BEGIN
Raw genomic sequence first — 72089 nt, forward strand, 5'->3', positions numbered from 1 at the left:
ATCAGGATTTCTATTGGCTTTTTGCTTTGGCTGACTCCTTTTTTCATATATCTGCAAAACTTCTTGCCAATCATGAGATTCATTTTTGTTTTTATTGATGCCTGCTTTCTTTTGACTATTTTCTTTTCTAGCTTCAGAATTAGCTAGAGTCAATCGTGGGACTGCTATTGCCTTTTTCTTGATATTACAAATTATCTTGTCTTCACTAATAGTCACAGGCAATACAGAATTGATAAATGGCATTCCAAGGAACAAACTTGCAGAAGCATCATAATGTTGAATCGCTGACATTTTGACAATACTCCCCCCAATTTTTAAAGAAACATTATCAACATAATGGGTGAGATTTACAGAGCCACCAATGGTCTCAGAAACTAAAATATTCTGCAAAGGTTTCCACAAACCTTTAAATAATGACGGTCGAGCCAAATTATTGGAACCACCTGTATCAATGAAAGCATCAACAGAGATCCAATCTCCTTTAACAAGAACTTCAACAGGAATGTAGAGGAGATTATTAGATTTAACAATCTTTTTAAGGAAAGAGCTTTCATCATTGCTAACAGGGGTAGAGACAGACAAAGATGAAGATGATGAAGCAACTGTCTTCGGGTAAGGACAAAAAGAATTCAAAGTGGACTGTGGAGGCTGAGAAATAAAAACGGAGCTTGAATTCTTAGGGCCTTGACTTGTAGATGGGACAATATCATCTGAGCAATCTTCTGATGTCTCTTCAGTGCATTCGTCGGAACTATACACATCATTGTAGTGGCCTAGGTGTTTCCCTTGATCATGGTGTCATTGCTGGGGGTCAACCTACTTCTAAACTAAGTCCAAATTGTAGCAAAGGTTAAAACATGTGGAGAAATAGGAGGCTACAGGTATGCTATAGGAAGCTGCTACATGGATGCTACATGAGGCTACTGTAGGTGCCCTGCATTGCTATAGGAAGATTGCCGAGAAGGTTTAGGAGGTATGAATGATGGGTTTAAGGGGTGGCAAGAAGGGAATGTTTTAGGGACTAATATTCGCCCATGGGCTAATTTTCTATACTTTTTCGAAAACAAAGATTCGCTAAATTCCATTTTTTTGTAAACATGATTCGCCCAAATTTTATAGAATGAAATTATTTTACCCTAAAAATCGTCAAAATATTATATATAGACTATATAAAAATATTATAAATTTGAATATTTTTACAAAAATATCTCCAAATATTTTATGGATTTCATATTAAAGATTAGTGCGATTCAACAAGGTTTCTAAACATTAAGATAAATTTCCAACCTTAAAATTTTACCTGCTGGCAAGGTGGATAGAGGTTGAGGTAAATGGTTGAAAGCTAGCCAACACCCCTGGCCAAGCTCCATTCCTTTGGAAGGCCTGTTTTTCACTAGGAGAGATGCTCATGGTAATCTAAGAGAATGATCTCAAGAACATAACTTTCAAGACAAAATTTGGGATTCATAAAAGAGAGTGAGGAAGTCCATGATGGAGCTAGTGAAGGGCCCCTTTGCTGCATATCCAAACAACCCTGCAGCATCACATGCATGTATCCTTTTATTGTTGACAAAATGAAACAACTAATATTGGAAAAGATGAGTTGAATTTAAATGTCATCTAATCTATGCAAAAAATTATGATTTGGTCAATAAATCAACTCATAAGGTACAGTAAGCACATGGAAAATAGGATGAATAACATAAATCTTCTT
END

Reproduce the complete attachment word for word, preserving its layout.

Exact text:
Raw genomic sequence first — 72089 nt, forward strand, 5'->3', positions numbered from 1 at the left:
ATCAGGATTTCTATTGGCTTTTTGCTTTGGCTGACTCCTTTTTTCATATATCTGCAAAACTTCTTGCCAATCATGAGATTCATTTTTGTTTTTATTGATGCCTGCTTTCTTTTGACTATTTTCTTTTCTAGCTTCAGAATTAGCTAGAGTCAATCGTGGGACTGCTATTGCCTTTTTCTTGATATTACAAATTATCTTGTCTTCACTAATAGTCACAGGCAATACAGAATTGATAAATGGCATTCCAAGGAACAAACTTGCAGAAGCATCATAATGTTGAATCGCTGACATTTTGACAATACTCCCCCCAATTTTTAAAGAAACATTATCAACATAATGGGTGAGATTTACAGAGCCACCAATGGTCTCAGAAACTAAAATATTCTGCAAAGGTTTCCACAAACCTTTAAATAATGACGGTCGAGCCAAATTATTGGAACCACCTGTATCAATGAAAGCATCAACAGAGATCCAATCTCCTTTAACAAGAACTTCAACAGGAATGTAGAGGAGATTATTAGATTTAACAATCTTTTTAAGGAAAGAGCTTTCATCATTGCTAACAGGGGTAGAGACAGACAAAGATGAAGATGATGAAGCAACTGTCTTCGGGTAAGGACAAAAAGAATTCAAAGTGGACTGTGGAGGCTGAGAAATAAAAACGGAGCTTGAATTCTTAGGGCCTTGACTTGTAGATGGGACAATATCATCTGAGCAATCTTCTGATGTCTCTTCAGTGCATTCGTCGGAACTATACACATCATTGTAGTGGCCTAGGTGTTTCCCTTGATCATGGTGTCATTGCTGGGGGTCAACCTACTTCTAAACTAAGTCCAAATTGTAGCAAAGGTTAAAACATGTGGAGAAATAGGAGGCTACAGGTATGCTATAGGAAGCTGCTACATGGATGCTACATGAGGCTACTGTAGGTGCCCTGCATTGCTATAGGAAGATTGCCGAGAAGGTTTAGGAGGTATGAATGATGGGTTTAAGGGGTGGCAAGAAGGGAATGTTTTAGGGACTAATATTCGCCCATGGGCTAATTTTCTATACTTTTTCGAAAACAAAGATTCGCTAAATTCCATTTTTTTGTAAACATGATTCGCCCAAATTTTATAGAATGAAATTATTTTACCCTAAAAATCGTCAAAATATTATATATAGACTATATAAAAATATTATAAATTTGAATATTTTTACAAAAATATCTCCAAATATTTTATGGATTTCATATTAAAGATTAGTGCGATTCAACAAGGTTTCTAAACATTAAGATAAATTTCCAACCTTAAAATTTTACCTGCTGGCAAGGTGGATAGAGGTTGAGGTAAATGGTTGAAAGCTAGCCAACACCCCTGGCCAAGCTCCATTCCTTTGGAAGGCCTGTTTTTCACTAGGAGAGATGCTCATGGTAATCTAAGAGAATGATCTCAAGAACATAACTTTCAAGACAAAATTTGGGATTCATAAAAGAGAGTGAGGAAGTCCATGATGGAGCTAGTGAAGGGCCCCTTTGCTGCATATCCAAACAACCCTGCAGCATCACATGCATGTATCCTTTTATTGTTGACAAAATGAAACAACTAATATTGGAAAAGATGAGTTGAATTTAAATGTCATCTAATCTATGCAAAAAATTATGATTTGGTCAATAAATCAACTCATAAGGTACAGTAAGCACATGGAAAATAGGATGAATAACATAAATCTTCTT